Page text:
Finally, on the fly WMV transcoding for the Xbox 360

We realize the fall update’s only been out a few weeks, but it seems like an eternity for those of us that have been waiting since last November to stream media to our Xbox 360s without the need for a Media Center PC. A new TVersity patch allows users to transcode video to WMV — now in real time — for immediate distribution to their 360 over Windows Media Connect without the pain of duped files and finding a good WMV encoder. A little fuss, a little muss, and a few minor niggles to keep this from being a prime time solution, but still, there isn’t exactly a plethora of ways to get your DivX onto your Xbox, so be grateful you’ve got at least something for now as the hardworking hacker front actually gives the people what the people want, whether or not it fits into Microsoft’s digital media business plan.

[Via Joystiq]

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Xbox 360 Fall Update Details Revealed: 1080p, Auto-Download, WMV Playback And More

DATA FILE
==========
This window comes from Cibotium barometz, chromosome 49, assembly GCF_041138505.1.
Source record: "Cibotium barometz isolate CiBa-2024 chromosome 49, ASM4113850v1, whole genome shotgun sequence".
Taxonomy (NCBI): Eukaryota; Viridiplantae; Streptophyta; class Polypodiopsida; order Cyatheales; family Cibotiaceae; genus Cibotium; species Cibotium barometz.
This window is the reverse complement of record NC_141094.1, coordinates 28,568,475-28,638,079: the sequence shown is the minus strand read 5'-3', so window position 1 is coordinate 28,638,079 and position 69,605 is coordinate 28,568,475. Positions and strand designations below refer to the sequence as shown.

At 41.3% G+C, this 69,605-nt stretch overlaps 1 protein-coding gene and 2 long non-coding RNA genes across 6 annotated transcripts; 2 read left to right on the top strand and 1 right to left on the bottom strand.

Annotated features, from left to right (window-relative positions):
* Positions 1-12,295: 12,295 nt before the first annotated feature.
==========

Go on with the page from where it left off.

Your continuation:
Microsoft has finally seen fit to release the details of its Xbox 360 dashboard update. Scheduled for release the morning of October 31st — yes, that’s today — the update will add the much-talked about 1080p / HD DVD support, as well as the ability to play WMV files from a connected PC, disc, or USB storage device. Currently, users can only stream video from connected Windows Media Center PCs, but any XP machine running Windows Media Connect or Windows Media Player 11 should be able to do it post-update, as demonstrated during a press conference in Japan with several 720p-encoded videos. This compares to the PlayStation 3’s recently-revealed compatibility with MPEG-4 and other video files, but so far neither has announced support for DivX / Xvid and Media Transcode 360 still requires Media Center. Apparently only 84 things needed fixing this time, down from the 125 in the spring update, including the option to automatically download demos of new Xbox Live Arcade titles, Zune media streaming, wireless headset support, XNA Game Studio Express and numerous improvements to video playback and menu handling.

[Via AV Watch]